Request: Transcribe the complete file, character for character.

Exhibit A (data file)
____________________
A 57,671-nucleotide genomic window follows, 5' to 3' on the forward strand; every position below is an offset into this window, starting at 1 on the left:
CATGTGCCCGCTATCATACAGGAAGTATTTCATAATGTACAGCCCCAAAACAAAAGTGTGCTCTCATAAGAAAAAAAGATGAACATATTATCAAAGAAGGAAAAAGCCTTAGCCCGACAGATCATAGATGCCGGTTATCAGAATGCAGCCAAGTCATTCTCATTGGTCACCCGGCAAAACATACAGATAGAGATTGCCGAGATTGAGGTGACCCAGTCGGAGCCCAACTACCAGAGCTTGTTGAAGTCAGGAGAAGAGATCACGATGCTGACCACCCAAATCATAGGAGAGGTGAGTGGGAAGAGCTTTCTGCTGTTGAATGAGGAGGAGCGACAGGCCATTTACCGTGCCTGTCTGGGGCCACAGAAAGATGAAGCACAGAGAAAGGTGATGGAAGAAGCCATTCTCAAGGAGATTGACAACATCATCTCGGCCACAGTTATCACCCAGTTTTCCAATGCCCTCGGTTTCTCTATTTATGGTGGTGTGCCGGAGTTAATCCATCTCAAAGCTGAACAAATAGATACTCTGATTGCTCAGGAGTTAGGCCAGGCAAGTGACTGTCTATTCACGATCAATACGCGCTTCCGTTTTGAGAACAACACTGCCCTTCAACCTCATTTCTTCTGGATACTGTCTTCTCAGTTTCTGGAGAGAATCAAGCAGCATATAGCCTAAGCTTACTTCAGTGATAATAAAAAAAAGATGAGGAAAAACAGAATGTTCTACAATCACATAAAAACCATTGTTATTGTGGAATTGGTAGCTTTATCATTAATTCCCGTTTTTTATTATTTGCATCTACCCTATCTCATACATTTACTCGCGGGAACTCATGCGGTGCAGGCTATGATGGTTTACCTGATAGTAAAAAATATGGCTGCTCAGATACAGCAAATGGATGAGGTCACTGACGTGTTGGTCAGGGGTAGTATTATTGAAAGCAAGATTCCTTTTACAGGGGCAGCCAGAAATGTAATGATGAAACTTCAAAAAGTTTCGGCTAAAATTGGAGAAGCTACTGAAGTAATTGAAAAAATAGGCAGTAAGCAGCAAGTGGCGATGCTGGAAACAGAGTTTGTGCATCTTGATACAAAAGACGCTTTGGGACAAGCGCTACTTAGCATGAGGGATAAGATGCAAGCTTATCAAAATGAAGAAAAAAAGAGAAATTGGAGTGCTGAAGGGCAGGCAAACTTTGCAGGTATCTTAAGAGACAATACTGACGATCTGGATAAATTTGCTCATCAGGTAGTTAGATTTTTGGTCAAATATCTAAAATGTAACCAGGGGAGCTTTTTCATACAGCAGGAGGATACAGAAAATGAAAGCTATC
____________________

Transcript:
A 57,671-nucleotide genomic window follows, 5' to 3' on the forward strand; every position below is an offset into this window, starting at 1 on the left:
CATGTGCCCGCTATCATACAGGAAGTATTTCATAATGTACAGCCCCAAAACAAAAGTGTGCTCTCATAAGAAAAAAAGATGAACATATTATCAAAGAAGGAAAAAGCCTTAGCCCGACAGATCATAGATGCCGGTTATCAGAATGCAGCCAAGTCATTCTCATTGGTCACCCGGCAAAACATACAGATAGAGATTGCCGAGATTGAGGTGACCCAGTCGGAGCCCAACTACCAGAGCTTGTTGAAGTCAGGAGAAGAGATCACGATGCTGACCACCCAAATCATAGGAGAGGTGAGTGGGAAGAGCTTTCTGCTGTTGAATGAGGAGGAGCGACAGGCCATTTACCGTGCCTGTCTGGGGCCACAGAAAGATGAAGCACAGAGAAAGGTGATGGAAGAAGCCATTCTCAAGGAGATTGACAACATCATCTCGGCCACAGTTATCACCCAGTTTTCCAATGCCCTCGGTTTCTCTATTTATGGTGGTGTGCCGGAGTTAATCCATCTCAAAGCTGAACAAATAGATACTCTGATTGCTCAGGAGTTAGGCCAGGCAAGTGACTGTCTATTCACGATCAATACGCGCTTCCGTTTTGAGAACAACACTGCCCTTCAACCTCATTTCTTCTGGATACTGTCTTCTCAGTTTCTGGAGAGAATCAAGCAGCATATAGCCTAAGCTTACTTCAGTGATAATAAAAAAAAGATGAGGAAAAACAGAATGTTCTACAATCACATAAAAACCATTGTTATTGTGGAATTGGTAGCTTTATCATTAATTCCCGTTTTTTATTATTTGCATCTACCCTATCTCATACATTTACTCGCGGGAACTCATGCGGTGCAGGCTATGATGGTTTACCTGATAGTAAAAAATATGGCTGCTCAGATACAGCAAATGGATGAGGTCACTGACGTGTTGGTCAGGGGTAGTATTATTGAAAGCAAGATTCCTTTTACAGGGGCAGCCAGAAATGTAATGATGAAACTTCAAAAAGTTTCGGCTAAAATTGGAGAAGCTACTGAAGTAATTGAAAAAATAGGCAGTAAGCAGCAAGTGGCGATGCTGGAAACAGAGTTTGTGCATCTTGATACAAAAGACGCTTTGGGACAAGCGCTACTTAGCATGAGGGATAAGATGCAAGCTTATCAAAATGAAGAAAAAAAGAGAAATTGGAGTGCTGAAGGGCAGGCAAACTTTGCAGGTATCTTAAGAGACAATACTGACGATCTGGATAAATTTGCTCATCAGGTAGTTAGATTTTTGGTCAAATATCTAAAATGTAACCAGGGGAGCTTTTTCATACAGCAGGAGGATACAGAAAATGAAAGCTATC